# Cons. of energy problem

1. Oct 20, 2008

### musicfairy

A spring of length D and constant k is hung from the ceiling. A nonstretchable string of length L is attached to the bottom of the spring. An object of mass m attached to the free end of the string and dropped from the ceiling. What is the lowest the object would reach?

I'm supposed to solve this strictly using energy. No amplitude or anything like that.

Here I go:

E = Ug + Us
Ug = (D + L)mg
Us = .5kx2

That all I know about U. How do I find how far the spring stretches past its equilibrium position, when it stretches the farthest away from the point of origin?

This is my guess:

Since it's all potential energy at the time of release, the spring is unstretched:

mg(D + L) = .5kx2

x = sqrt((2*mg(D + L))/k)

So the lowest point would be D + L + x

So can someone explain to me all the conceptual errors I made and how those concepts are supposed to apply in this situation? Thanks.

2. Oct 20, 2008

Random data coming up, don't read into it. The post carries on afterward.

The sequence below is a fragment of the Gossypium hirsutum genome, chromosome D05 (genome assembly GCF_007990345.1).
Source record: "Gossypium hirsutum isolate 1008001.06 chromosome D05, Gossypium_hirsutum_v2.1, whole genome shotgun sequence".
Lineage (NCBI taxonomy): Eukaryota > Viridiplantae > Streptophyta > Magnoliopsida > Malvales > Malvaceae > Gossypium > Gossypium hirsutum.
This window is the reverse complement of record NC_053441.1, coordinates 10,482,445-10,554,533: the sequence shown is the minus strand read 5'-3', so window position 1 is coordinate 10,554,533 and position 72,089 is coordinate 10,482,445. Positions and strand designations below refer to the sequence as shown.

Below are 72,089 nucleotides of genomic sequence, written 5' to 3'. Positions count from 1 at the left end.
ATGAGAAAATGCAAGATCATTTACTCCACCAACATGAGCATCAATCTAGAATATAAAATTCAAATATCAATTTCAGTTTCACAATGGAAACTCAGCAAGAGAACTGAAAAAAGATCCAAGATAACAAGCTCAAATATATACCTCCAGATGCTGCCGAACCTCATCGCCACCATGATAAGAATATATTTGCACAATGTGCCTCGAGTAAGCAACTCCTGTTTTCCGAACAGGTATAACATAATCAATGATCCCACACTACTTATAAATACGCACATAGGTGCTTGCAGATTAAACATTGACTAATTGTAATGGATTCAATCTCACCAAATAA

### Redbelly98

Staff Emeritus
For gravitational potential, here are 2 things to think about:

At what height or level is the grav. potential equal to zero?

And

What is the height and grav. potential when the mass is at its lowest point?

3. Oct 20, 2008

### musicfairy

I assume that at the lowest there is no gravitational potential energy. That's why I set the two equal to each other.

Do you mean that gravitational potential energy should be mg(D + L +x) since while the spring stretches down it still has some gravitational potential energy?

Am I on track of getting a correct equation? I really need one, and fast. Anyone please help.

4. Oct 20, 2008

### Redbelly98

Staff Emeritus
Yes, good.

Yes, you're on the right track. Gravitational and spring potential energies are all you need to solve this.

5. Oct 20, 2008

### musicfairy

Ok, so if that's true then my equation should be

mg(D + L + x) = .5kx2

And then I'll plug in numbers and solve for x somehow.

Is this right?